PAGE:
04w22:3 The Week in Art

by timothy. 0 Comments

Good Reads Mailing List | 2004 week 22 number 3 (the week in art)

No sketch please, we’re British | Peter Goddard
“On Saturday, Jason Witalis was happily sketching an ancient head at the Eternal Egypt exhibition at the Royal Ontario Museum. It would help him remember what he’d seen, he says. ‘I get more out of it.’ Then a ROM guard came up and stopped him flat. Busted. The 29-year-old Toronto intern architect was nabbed by the ROM no-sketching police, caught red-handed with his crudely drawn outline of Mentuhotep II, founder of ancient Egypt’s Middle Kingdom, in his hot little hand.”

When drawing art is outlawed, only outlaws will draw art | Franklin Einspruch
“If I were in Toronto, I would get every artist in town I could to go down to the ROM, sit down in the British Museum exhibition, and draw. Call it a Draw-In. The fact that the British Museum is willing to cut off this ancient method of learning for the sake of its intellectual property rights, or whatever this is about, is vile. It is anti-art. It is vandalism against our tradition. “

A Bonfire of the Vanities | Eric Gibson
“Art disasters normally have a visceral impact. Such incidents as the looting of the Baghdad Museum last year and the ravaging of Florence’s art treasures by floods in 1966 set the mind reeling at the thought of pieces of man’s cultural patrimony permanently lost or damaged. This time, though, I was strangely unmoved. It’s not that I think incinerating art is a good thing. It’s just that the work of these artists–as of all contemporary artists–is too new and untested to have acquired the cultural heft that makes it seem an indispensable part of one’s existence. I regret the fire happened, but I can’t quite see it as a body blow to civilization.[…] another critic, Danny Serota (no relation to Tate director Sir Nicholas Serota), suggested the burned-out warehouse be preserved as a ‘shrine’ to conceptual art. You’d expect this kind of ditsy hyperbole from art dealers (who are paid to be enthusiastic) or from Mr. Saatchi himself. Instead it’s come largely from art critics. “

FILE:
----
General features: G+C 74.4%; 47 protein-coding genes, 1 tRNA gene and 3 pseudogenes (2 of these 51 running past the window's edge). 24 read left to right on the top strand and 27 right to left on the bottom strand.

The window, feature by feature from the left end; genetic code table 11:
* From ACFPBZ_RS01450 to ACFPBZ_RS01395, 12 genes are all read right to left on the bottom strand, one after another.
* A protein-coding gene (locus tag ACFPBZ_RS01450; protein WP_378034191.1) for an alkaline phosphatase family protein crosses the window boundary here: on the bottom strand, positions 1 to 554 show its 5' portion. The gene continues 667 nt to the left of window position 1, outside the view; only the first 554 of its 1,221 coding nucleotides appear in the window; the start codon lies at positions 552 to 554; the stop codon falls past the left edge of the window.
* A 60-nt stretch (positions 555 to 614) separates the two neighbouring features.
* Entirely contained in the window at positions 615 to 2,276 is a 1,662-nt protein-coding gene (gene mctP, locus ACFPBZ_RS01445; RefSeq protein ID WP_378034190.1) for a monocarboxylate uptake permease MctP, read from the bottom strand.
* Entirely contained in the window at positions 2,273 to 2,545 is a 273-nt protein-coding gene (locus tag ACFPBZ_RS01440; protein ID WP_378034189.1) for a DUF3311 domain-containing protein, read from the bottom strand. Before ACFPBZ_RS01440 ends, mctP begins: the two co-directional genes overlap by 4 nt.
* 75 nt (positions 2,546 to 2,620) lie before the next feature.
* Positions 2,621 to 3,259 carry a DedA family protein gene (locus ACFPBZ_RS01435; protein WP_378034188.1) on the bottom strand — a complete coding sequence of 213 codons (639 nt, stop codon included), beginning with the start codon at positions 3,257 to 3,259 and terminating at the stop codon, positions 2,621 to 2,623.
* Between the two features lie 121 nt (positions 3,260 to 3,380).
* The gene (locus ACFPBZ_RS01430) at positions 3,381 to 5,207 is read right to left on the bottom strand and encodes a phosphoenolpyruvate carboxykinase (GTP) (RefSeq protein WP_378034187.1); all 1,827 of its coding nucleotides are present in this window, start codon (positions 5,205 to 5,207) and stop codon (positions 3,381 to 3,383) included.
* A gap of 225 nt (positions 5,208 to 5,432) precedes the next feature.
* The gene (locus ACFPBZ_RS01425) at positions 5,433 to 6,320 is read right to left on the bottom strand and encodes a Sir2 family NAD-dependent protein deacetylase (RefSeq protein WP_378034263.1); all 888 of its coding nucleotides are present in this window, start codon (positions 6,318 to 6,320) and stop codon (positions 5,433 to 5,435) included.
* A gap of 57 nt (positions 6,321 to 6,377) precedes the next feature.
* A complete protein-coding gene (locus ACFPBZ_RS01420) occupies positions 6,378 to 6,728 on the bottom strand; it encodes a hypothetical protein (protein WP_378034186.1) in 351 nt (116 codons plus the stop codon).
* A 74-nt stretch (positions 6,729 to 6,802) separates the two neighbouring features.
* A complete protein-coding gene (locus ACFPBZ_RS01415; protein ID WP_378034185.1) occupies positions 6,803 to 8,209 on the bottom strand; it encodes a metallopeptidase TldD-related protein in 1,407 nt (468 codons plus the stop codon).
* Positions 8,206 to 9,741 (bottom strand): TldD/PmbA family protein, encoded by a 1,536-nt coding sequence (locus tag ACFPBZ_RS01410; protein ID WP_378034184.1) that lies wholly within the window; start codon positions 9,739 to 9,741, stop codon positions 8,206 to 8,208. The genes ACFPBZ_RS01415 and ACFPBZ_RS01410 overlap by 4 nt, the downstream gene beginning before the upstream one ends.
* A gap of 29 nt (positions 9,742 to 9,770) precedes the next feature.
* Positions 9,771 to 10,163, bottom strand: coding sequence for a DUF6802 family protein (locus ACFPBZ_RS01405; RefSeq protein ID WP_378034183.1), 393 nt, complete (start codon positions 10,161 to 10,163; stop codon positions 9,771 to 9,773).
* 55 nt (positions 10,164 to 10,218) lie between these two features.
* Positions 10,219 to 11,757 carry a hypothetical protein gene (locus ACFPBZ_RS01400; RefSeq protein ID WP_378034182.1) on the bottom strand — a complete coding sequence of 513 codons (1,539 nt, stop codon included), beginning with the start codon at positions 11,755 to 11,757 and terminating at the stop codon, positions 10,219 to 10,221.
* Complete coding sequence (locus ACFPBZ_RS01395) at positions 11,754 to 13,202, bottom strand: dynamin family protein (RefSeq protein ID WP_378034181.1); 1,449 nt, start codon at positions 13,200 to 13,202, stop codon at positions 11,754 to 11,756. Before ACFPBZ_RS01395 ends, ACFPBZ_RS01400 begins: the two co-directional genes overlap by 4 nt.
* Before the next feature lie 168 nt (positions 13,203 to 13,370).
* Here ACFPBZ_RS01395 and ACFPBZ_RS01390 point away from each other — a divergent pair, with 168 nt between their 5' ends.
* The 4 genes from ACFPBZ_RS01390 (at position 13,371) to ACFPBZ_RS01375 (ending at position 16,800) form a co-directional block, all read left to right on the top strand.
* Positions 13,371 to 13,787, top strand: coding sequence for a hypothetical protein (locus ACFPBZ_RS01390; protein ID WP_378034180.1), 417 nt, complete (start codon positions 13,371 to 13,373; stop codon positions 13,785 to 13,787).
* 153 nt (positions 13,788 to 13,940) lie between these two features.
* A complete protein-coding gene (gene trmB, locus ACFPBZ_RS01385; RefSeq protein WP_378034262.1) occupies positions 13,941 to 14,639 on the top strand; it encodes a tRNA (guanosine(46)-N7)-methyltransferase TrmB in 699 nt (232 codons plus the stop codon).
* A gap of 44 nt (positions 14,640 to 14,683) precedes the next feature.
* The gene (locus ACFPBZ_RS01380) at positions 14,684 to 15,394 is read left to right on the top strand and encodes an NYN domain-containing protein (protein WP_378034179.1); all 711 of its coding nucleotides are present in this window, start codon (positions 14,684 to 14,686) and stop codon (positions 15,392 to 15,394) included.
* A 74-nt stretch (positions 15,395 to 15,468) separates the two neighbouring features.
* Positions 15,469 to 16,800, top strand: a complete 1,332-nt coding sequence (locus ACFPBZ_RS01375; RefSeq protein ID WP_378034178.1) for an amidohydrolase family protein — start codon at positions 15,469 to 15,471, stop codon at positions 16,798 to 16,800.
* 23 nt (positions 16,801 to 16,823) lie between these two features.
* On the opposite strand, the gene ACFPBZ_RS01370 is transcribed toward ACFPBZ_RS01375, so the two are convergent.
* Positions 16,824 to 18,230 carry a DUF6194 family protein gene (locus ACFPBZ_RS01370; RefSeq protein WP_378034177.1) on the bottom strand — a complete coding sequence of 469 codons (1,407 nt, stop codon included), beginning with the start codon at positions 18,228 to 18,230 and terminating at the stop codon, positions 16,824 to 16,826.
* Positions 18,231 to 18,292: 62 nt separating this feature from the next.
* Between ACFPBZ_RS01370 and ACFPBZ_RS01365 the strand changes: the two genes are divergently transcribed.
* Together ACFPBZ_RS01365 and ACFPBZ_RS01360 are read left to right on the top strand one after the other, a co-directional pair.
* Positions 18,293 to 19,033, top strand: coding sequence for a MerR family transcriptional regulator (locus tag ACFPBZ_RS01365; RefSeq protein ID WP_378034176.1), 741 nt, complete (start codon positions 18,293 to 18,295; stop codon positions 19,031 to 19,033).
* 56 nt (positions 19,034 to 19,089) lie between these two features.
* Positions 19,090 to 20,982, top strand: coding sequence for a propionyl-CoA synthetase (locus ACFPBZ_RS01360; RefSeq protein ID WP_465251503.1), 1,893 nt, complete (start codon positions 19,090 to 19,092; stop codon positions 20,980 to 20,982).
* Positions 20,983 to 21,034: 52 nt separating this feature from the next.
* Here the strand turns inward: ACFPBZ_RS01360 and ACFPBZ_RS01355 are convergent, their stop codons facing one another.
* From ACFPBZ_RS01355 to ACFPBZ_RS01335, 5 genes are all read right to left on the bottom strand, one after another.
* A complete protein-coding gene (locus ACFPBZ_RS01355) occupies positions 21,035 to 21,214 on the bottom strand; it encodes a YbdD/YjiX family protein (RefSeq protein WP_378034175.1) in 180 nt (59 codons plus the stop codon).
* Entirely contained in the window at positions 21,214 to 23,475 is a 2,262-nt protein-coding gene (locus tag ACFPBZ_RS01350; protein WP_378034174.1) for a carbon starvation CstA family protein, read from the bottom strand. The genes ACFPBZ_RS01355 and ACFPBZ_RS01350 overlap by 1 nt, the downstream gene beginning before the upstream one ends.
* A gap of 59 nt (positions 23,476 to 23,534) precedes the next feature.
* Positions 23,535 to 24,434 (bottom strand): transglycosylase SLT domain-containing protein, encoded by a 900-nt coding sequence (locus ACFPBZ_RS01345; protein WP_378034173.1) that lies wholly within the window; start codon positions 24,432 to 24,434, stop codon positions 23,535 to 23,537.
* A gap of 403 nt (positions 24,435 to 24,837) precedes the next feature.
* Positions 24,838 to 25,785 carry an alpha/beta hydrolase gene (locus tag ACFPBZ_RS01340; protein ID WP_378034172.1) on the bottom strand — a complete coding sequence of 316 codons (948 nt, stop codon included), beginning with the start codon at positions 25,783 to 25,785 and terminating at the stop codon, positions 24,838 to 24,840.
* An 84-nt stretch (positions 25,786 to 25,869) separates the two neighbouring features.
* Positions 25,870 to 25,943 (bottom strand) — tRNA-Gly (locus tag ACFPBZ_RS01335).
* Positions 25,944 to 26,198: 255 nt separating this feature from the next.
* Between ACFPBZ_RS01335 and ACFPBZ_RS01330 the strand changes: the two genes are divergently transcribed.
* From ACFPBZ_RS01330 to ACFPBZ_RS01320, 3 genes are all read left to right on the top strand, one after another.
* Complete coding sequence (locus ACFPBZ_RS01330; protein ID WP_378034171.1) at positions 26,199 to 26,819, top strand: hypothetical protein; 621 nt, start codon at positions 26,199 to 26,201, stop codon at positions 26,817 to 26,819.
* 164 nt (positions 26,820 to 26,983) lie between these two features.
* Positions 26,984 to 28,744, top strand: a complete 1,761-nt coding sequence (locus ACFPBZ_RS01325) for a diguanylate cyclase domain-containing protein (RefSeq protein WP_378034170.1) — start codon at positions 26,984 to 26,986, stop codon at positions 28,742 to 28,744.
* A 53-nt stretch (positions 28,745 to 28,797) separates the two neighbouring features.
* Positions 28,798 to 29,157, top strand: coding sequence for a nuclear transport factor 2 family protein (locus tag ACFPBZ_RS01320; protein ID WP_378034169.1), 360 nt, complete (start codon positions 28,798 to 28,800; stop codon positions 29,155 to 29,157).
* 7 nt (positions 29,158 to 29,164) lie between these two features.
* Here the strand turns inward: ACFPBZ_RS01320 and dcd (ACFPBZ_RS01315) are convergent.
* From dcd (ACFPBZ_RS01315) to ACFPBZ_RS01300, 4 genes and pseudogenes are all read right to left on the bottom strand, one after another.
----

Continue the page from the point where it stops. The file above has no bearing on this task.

Is this Britart’s ground zero? | Adrian Searle
“They will see it as divine retribution, and perhaps feel a pleasurable little glow, not from the radiated heat from the fire, but of schadenfreude, especially as so many of the destroyed works are in the collection of Charles Saatchi. A rumour circulating yesterday suggested that Saatchi has been trying to buy the site, though one can’t imagine exactly why, and it is being talked of as Brit Art’s ground zero. A generation has not quite gone up in smoke, though there are those who will see it thus. ”

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emailed by Timothy on Saturday 29 May 2004 @ 8:29 PM

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